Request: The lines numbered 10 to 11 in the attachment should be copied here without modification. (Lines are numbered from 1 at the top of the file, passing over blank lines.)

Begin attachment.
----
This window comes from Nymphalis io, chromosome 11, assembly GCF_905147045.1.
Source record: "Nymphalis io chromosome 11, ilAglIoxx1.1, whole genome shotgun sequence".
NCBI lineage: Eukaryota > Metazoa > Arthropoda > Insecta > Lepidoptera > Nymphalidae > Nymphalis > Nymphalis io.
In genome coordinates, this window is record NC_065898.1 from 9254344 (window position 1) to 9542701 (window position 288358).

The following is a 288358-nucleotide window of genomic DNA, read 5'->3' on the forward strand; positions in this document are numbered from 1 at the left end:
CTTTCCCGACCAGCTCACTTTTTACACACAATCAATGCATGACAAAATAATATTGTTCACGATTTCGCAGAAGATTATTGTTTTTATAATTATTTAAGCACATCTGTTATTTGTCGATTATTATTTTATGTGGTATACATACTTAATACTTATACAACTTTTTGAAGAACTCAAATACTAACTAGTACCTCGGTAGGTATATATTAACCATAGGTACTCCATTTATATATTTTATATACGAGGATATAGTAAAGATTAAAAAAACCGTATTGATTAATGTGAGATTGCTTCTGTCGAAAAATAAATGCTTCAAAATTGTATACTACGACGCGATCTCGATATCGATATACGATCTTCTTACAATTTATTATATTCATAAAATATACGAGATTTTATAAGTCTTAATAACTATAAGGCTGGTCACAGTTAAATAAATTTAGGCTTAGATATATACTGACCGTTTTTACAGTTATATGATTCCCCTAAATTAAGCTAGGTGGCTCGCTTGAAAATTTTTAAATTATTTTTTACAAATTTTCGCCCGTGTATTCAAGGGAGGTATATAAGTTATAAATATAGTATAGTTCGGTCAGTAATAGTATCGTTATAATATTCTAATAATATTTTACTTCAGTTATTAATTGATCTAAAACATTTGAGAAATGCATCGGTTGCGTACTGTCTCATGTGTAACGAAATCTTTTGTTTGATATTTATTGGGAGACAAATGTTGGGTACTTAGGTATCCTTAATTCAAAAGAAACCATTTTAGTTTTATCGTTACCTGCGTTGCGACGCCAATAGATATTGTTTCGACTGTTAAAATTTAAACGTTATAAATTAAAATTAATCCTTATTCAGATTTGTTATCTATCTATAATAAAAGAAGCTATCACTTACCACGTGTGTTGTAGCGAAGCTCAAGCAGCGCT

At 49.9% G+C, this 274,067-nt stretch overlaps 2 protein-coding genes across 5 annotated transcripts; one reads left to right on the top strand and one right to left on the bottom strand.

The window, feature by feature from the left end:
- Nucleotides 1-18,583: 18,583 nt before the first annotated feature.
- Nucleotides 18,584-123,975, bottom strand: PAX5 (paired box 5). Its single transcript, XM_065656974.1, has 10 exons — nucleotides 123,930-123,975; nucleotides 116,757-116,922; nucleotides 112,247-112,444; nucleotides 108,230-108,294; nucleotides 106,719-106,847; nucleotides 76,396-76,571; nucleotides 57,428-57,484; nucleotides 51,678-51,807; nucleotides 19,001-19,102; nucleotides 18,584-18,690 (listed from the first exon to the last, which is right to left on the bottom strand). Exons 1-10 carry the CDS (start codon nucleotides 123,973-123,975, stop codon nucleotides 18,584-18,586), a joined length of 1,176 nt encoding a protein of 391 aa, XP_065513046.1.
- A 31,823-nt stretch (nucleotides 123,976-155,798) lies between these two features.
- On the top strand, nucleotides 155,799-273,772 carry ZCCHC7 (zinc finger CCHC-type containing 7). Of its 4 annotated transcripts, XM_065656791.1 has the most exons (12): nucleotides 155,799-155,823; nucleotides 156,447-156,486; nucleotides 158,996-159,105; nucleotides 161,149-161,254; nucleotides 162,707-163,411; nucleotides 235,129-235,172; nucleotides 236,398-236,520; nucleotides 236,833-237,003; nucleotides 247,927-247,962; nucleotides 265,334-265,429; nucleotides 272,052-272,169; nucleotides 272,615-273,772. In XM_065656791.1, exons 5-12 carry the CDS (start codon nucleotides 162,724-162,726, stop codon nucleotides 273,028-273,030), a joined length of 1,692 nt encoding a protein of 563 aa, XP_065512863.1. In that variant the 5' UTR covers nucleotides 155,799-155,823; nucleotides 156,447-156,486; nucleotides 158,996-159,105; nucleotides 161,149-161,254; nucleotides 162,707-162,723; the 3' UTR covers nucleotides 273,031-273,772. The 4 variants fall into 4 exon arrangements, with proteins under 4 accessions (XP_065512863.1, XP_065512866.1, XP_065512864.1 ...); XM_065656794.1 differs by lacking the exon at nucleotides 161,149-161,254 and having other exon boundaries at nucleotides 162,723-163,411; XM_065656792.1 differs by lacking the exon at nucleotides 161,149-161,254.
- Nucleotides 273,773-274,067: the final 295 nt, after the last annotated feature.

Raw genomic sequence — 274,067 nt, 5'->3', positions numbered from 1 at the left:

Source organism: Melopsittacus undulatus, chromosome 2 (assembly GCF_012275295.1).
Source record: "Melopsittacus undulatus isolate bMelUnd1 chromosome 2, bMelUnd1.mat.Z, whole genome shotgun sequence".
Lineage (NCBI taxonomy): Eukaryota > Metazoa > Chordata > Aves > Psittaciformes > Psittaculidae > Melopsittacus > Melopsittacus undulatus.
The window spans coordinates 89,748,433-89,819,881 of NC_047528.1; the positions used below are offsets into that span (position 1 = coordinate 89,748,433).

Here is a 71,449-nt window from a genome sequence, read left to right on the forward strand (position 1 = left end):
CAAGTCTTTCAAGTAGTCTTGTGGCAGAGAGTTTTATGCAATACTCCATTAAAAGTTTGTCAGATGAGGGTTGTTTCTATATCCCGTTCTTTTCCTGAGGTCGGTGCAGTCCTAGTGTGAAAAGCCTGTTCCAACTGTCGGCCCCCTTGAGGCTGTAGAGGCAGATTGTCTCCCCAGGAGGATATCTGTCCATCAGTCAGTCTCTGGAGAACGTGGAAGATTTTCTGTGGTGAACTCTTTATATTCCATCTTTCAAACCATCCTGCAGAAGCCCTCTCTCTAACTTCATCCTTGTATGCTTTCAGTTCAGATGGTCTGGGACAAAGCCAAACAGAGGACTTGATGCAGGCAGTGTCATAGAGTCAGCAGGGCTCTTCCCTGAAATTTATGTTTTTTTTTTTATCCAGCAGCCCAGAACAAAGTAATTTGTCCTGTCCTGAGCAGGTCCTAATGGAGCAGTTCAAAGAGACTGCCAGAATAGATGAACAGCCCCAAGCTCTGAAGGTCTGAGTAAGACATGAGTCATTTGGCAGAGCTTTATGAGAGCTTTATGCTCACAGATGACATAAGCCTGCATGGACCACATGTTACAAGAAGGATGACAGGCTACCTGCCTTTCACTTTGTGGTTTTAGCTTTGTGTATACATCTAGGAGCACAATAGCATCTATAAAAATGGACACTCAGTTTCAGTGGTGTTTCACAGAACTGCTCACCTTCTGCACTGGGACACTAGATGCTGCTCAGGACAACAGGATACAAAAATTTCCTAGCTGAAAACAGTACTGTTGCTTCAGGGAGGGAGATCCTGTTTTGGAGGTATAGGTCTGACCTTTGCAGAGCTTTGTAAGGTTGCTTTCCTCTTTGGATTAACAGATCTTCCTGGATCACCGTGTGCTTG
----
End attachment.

- Nucleotides 18,584-123,975, bottom strand: PAX5 (paired box 5). Its single transcript, XM_065656974.1, has 10 exons — nucleotides 123,930-123,975; nucleotides 116,757-116,922; nucleotides 112,247-112,444; nucleotides 108,230-108,294; nucleotides 106,719-106,847; nucleotides 76,396-76,571; nucleotides 57,428-57,484; nucleotides 51,678-51,807; nucleotides 19,001-19,102; nucleotides 18,584-18,690 (listed from the first exon to the last, which is right to left on the bottom strand). Exons 1-10 carry the CDS (start codon nucleotides 123,973-123,975, stop codon nucleotides 18,584-18,586), a joined length of 1,176 nt encoding a protein of 391 aa, XP_065513046.1.
- A 31,823-nt stretch (nucleotides 123,976-155,798) lies between these two features.